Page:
Nick Talamantes  12:49  
What is something that you've learned from attending last year, that is improved the experience for you this year?

Mike Karim  12:59  
When you're presenting, whether that's, you know, on the stage, and in the main auditorium, or you're presenting for maybe 15 minutes during the one on one meetings, I think you learn to adjust your presentation according to the audience. So I think coming here, having meeting setup, I always try and look at the background. So for example, it's an investor, really understand what their latest news is, where they are in the fundraising cycle, the types of companies that they're partnering with maybe where they gaps are, so that you can really adjust the information that you're delivering, to meet their needs. And ultimately, then they can meet your needs. That's the idea. So, you know, from last year to this year, a lot of learnings and you just try and build that into your your experience.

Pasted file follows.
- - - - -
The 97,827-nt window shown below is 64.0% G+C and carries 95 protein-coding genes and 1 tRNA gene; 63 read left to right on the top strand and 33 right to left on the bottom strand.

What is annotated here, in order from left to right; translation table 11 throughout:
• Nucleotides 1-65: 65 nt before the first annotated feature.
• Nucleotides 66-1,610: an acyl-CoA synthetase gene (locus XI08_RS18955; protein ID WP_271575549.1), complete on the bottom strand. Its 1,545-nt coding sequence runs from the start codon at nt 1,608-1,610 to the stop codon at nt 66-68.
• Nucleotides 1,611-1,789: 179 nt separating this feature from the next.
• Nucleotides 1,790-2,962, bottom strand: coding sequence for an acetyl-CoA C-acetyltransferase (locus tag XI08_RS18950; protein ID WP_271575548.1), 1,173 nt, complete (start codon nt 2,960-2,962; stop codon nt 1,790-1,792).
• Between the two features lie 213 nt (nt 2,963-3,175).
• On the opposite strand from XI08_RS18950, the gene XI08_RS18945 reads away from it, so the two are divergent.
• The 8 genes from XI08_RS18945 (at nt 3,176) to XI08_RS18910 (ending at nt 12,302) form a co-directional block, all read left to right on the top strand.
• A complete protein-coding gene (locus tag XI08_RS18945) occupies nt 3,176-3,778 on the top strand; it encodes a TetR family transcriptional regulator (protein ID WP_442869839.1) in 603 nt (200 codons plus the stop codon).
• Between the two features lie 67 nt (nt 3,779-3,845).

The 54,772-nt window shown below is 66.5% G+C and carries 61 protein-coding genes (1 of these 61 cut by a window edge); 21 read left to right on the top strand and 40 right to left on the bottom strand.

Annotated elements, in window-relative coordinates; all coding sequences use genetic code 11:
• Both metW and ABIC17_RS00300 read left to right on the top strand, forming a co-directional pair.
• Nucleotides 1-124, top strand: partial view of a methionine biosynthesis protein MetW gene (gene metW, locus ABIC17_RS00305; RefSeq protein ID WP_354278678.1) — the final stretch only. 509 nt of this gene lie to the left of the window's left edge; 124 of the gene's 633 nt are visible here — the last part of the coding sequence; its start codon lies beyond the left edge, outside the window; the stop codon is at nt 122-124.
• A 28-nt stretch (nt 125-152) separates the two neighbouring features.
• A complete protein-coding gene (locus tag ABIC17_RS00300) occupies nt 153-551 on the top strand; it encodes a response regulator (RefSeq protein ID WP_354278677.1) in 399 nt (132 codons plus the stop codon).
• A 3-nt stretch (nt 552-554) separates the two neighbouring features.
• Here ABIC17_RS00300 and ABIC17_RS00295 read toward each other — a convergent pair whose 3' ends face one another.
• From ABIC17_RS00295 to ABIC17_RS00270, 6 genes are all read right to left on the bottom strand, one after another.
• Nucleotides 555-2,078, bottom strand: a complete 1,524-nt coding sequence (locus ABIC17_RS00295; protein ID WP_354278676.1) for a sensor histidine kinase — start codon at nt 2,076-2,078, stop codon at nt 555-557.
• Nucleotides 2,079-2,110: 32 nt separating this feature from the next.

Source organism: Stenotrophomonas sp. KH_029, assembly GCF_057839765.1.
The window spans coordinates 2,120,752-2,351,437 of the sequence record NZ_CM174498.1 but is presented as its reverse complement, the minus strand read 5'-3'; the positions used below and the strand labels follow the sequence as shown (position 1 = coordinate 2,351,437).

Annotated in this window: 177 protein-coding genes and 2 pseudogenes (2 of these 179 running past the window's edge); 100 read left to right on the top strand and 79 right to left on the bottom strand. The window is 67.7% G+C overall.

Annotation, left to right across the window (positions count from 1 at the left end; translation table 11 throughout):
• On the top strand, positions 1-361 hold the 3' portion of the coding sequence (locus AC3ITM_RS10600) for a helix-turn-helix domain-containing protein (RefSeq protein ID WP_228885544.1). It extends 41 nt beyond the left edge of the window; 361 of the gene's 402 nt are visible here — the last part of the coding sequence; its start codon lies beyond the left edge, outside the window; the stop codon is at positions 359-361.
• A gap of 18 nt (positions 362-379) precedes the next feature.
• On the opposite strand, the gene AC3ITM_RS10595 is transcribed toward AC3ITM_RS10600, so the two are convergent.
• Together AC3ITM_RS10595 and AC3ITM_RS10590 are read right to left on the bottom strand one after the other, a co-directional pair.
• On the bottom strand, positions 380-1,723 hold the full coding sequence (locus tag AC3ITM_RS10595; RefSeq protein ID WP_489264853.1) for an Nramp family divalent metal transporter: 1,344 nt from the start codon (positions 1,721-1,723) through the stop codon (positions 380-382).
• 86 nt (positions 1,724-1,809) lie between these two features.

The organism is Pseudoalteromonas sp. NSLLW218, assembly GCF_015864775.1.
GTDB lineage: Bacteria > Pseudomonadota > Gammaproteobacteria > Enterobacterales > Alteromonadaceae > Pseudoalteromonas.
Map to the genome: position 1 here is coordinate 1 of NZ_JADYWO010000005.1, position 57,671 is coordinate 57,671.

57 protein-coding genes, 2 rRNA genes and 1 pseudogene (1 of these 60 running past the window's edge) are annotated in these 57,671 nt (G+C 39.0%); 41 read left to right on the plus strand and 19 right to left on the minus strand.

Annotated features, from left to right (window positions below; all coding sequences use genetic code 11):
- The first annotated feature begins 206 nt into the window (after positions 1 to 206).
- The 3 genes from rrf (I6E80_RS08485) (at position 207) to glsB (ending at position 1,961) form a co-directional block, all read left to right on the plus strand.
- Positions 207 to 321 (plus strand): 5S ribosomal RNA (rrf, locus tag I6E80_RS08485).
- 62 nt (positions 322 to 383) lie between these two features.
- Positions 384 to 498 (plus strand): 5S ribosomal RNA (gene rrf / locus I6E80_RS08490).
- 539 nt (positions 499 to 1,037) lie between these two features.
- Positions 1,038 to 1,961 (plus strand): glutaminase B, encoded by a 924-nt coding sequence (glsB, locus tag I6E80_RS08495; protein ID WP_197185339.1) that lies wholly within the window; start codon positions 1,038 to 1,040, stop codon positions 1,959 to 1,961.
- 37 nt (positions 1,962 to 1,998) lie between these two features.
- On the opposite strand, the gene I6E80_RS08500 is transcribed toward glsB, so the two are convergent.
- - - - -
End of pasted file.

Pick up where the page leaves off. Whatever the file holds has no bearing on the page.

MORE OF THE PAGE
Nick Talamantes  13:47  
Mike, as a market research analyst, you're speaking my language, do the homework, do the research necessary to go in and be prepared to have productive conversations with the right people? It sounds like there's a lot to be excited about with Oxford Endovascular. Also a lot of work ahead, but I'm looking forward to what the next 12 months have in store for you guys. Thank you so much for stopping by the studio and telling us about it. 

Mike Karim  14:13  
Thanks, Nick. We're really excited and see you next time.